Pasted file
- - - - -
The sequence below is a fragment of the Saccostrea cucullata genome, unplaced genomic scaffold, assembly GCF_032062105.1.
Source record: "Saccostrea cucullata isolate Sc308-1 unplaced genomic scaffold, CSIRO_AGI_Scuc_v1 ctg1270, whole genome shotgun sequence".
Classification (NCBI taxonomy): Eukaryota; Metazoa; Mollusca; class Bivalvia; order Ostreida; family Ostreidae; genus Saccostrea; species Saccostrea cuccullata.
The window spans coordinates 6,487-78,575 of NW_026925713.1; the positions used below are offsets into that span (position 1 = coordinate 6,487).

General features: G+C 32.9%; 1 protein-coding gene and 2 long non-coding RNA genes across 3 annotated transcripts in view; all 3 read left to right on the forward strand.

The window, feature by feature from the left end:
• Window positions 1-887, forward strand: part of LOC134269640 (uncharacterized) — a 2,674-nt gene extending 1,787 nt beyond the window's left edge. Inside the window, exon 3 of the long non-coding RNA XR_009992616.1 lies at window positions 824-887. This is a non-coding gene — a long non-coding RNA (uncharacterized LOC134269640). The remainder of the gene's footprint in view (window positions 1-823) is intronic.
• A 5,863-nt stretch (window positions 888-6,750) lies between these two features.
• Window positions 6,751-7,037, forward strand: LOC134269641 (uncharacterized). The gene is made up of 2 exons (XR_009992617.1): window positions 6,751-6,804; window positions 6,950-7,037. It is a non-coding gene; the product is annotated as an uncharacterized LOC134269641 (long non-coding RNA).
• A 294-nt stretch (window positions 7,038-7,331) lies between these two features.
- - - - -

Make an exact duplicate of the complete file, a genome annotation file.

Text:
The sequence below is a fragment of the Saccostrea cucullata genome, unplaced genomic scaffold, assembly GCF_032062105.1.
Source record: "Saccostrea cucullata isolate Sc308-1 unplaced genomic scaffold, CSIRO_AGI_Scuc_v1 ctg1270, whole genome shotgun sequence".
Classification (NCBI taxonomy): Eukaryota; Metazoa; Mollusca; class Bivalvia; order Ostreida; family Ostreidae; genus Saccostrea; species Saccostrea cuccullata.
The window spans coordinates 6,487-78,575 of NW_026925713.1; the positions used below are offsets into that span (position 1 = coordinate 6,487).

General features: G+C 32.9%; 1 protein-coding gene and 2 long non-coding RNA genes across 3 annotated transcripts in view; all 3 read left to right on the forward strand.

The window, feature by feature from the left end:
• Window positions 1-887, forward strand: part of LOC134269640 (uncharacterized) — a 2,674-nt gene extending 1,787 nt beyond the window's left edge. Inside the window, exon 3 of the long non-coding RNA XR_009992616.1 lies at window positions 824-887. This is a non-coding gene — a long non-coding RNA (uncharacterized LOC134269640). The remainder of the gene's footprint in view (window positions 1-823) is intronic.
• A 5,863-nt stretch (window positions 888-6,750) lies between these two features.
• Window positions 6,751-7,037, forward strand: LOC134269641 (uncharacterized). The gene is made up of 2 exons (XR_009992617.1): window positions 6,751-6,804; window positions 6,950-7,037. It is a non-coding gene; the product is annotated as an uncharacterized LOC134269641 (long non-coding RNA).
• A 294-nt stretch (window positions 7,038-7,331) lies between these two features.